The whole turning away of a child in crisis is one well-played out in adoption circles, but it’s often the mother who places her child who finds herself alone. In this case, we have a child who we might imagine or assume is dealing with some stuff, as drugs were mentioned. Also,adoption affects many children (and adults) in ways we didn’t used to speak of or consider. Or, of course, she could be a normal 18-year-old girl wanting to spread her wings and the home in which she was raised isn’t currently supportive of her choices, whatever they may be.
I don’t know.
I do know that turning a child away, especially a child who may already hold trauma from being placed for adoption, seems a specifically unloving path. Maybe it’s tough love. Maybe there really are drugs involved. Maybe safety of other humans in the home is in question. Maybe it’s worse than any of us, sitting at home in our comfy chairs and playing Monday morning quarterback parents, can even imagine.
But I suspect the nuances in this story sway toward a desire to control this young woman’s allegiance. I feel that way most specifically as reports state Rosie is holding Chelsea’s social security card and birth certificate hostage. This act is not only petty, but strikes deep into adoptee issues.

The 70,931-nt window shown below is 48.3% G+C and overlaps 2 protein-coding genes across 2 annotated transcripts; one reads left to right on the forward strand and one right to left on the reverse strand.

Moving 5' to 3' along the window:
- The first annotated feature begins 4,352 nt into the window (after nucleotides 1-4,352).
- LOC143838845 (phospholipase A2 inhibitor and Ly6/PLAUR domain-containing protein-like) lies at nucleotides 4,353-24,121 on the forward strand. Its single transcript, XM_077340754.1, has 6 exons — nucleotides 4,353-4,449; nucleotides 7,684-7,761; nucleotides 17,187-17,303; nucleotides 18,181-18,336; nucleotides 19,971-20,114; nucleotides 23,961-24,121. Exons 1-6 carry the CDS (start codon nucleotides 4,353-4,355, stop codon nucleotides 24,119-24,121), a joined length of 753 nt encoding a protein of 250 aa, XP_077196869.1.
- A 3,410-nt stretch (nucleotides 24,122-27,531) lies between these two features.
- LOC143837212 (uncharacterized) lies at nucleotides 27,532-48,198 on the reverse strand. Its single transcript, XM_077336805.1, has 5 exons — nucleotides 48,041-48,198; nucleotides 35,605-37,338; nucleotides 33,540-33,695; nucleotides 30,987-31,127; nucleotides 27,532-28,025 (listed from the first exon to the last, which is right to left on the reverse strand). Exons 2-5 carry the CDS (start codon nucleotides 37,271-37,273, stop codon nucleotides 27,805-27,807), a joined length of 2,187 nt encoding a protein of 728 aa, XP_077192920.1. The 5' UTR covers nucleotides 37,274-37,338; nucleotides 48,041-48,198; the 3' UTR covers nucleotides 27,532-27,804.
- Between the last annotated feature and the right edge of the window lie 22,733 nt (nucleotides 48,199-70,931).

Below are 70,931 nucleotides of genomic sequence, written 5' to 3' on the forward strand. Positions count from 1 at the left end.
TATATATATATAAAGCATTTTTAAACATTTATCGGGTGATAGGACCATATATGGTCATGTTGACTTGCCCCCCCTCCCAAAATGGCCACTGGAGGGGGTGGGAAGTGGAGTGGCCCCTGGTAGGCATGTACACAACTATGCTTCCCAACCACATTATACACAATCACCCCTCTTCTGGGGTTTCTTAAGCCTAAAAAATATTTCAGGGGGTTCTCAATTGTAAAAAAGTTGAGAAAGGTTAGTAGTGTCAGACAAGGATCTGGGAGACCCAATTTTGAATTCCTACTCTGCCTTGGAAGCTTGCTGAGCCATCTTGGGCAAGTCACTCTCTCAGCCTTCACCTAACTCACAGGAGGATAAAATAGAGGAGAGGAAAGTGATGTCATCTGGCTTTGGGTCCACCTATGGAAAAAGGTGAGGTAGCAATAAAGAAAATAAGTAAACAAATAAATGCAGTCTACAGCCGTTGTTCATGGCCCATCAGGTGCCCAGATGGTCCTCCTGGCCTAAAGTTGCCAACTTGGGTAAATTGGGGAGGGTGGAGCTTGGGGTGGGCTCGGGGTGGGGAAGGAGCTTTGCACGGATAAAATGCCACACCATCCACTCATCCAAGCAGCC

The birth certificate in question, listing Rosie as a parent, was the second one issued on Chelsea’s behalf. The original, listing her birth mother, is sealed somewhere because we like to perpetuate the lie that biology doesn’t matter. We like to erase all of that “beginning stuff,” those real, live human beings who made a child, who contributed biological components that matter a great deal in both good and bad ways. We like to treat adoptees as second class citizens who don’t have a right to know their origins, their medical histories, their most basic of information. So yes, Rosie has chosen to hold that specific piece of paper hostage from her daughter.
That’s not controlling at all.